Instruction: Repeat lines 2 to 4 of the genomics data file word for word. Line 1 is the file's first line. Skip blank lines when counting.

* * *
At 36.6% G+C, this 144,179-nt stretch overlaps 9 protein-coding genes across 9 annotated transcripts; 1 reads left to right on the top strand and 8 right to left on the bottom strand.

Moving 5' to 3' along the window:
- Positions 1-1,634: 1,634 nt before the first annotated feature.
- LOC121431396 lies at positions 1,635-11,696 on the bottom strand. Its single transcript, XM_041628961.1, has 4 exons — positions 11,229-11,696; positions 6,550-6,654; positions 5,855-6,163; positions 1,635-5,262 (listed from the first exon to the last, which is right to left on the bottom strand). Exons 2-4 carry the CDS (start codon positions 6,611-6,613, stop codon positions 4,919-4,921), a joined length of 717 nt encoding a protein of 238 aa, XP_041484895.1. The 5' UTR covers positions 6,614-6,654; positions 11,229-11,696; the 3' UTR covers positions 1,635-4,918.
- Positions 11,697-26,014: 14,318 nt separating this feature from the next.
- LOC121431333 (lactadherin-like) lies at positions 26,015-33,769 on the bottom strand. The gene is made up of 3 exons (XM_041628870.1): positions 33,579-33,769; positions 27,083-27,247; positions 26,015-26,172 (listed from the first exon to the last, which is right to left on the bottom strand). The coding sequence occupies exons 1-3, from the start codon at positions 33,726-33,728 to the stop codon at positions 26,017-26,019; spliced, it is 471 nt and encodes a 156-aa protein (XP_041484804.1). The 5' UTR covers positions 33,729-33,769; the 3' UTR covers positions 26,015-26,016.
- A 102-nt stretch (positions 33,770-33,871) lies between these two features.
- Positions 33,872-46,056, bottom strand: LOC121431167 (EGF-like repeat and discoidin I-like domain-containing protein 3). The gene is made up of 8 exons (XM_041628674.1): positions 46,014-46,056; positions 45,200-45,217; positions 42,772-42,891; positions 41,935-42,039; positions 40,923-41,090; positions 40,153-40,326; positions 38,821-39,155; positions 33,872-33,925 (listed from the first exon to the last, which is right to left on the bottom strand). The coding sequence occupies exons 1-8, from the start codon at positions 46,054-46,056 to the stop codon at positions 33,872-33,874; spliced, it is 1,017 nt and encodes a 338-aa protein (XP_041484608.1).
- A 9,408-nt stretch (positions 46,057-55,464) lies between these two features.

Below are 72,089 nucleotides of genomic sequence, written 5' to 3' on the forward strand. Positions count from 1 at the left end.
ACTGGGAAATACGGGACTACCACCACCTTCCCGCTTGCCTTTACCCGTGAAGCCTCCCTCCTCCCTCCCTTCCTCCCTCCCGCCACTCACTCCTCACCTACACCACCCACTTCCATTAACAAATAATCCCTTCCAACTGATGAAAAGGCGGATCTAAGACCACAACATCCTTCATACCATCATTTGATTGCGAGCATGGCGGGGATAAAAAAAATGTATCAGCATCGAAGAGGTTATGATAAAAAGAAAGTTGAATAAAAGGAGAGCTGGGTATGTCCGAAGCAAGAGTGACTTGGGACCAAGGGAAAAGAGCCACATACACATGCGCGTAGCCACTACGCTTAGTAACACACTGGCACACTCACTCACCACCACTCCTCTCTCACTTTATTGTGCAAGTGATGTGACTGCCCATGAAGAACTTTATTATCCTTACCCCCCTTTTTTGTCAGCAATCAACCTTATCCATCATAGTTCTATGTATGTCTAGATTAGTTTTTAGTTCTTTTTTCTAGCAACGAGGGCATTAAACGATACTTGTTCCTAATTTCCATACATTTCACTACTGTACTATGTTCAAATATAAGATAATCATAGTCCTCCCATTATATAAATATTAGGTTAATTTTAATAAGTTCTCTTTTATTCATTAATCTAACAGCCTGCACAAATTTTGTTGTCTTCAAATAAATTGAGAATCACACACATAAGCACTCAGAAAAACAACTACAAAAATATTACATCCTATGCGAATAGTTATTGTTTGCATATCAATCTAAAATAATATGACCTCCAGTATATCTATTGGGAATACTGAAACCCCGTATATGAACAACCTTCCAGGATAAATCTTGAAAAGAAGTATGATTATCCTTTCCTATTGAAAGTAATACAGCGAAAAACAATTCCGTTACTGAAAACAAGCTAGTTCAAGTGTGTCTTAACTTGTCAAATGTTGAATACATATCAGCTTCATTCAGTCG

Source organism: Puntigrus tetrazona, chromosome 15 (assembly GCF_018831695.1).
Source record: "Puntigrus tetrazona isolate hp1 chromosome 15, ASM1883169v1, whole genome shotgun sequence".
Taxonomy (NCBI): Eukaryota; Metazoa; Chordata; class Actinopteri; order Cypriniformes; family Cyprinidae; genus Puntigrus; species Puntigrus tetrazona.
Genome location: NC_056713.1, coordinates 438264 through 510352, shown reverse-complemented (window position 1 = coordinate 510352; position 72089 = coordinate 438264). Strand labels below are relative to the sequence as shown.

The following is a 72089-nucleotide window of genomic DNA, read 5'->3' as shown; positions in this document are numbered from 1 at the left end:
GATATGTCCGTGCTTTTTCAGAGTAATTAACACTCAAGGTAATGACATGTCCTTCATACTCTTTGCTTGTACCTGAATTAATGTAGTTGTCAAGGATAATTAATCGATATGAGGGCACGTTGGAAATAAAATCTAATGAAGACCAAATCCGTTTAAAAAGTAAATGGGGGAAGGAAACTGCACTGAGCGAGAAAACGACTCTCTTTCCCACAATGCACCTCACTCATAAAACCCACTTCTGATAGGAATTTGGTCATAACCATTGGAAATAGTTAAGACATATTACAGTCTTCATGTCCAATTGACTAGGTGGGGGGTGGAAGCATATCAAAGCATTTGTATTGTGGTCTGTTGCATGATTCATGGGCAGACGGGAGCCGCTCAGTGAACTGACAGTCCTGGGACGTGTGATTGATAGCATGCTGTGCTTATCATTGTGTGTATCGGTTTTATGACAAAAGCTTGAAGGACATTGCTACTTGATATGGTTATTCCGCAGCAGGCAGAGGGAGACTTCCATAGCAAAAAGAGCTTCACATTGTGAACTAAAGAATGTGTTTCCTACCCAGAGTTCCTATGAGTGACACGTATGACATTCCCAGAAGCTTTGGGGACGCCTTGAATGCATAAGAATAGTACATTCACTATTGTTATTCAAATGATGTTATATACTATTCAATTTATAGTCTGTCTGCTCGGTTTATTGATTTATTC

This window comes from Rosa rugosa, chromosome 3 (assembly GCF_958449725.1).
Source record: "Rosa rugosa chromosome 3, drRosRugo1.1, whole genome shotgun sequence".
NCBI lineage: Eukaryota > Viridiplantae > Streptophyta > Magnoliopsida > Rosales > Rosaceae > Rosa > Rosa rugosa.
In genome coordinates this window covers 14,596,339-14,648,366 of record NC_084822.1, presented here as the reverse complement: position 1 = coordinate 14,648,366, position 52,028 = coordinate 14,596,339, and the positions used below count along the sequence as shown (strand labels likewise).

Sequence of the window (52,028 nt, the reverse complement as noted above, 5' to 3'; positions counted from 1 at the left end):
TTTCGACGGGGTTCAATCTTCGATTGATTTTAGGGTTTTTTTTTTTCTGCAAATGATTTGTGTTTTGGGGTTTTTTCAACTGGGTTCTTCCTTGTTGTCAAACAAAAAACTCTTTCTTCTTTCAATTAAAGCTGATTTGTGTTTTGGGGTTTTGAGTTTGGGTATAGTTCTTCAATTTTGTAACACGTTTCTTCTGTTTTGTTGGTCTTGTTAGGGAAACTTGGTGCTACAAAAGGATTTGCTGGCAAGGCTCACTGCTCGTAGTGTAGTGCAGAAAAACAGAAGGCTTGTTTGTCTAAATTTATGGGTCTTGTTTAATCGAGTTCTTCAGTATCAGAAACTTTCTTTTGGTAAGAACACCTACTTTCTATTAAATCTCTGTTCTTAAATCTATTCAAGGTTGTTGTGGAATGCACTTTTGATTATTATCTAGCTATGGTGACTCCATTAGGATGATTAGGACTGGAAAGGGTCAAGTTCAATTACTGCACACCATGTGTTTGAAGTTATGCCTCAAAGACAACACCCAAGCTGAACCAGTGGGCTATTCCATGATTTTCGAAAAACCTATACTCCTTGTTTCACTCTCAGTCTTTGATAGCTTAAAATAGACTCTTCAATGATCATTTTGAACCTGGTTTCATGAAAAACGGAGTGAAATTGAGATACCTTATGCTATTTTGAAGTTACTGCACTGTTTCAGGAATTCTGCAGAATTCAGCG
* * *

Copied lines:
Moving 5' to 3' along the window:
- Positions 1-1,634: 1,634 nt before the first annotated feature.
- LOC121431396 lies at positions 1,635-11,696 on the bottom strand. Its single transcript, XM_041628961.1, has 4 exons — positions 11,229-11,696; positions 6,550-6,654; positions 5,855-6,163; positions 1,635-5,262 (listed from the first exon to the last, which is right to left on the bottom strand). Exons 2-4 carry the CDS (start codon positions 6,611-6,613, stop codon positions 4,919-4,921), a joined length of 717 nt encoding a protein of 238 aa, XP_041484895.1. The 5' UTR covers positions 6,614-6,654; positions 11,229-11,696; the 3' UTR covers positions 1,635-4,918.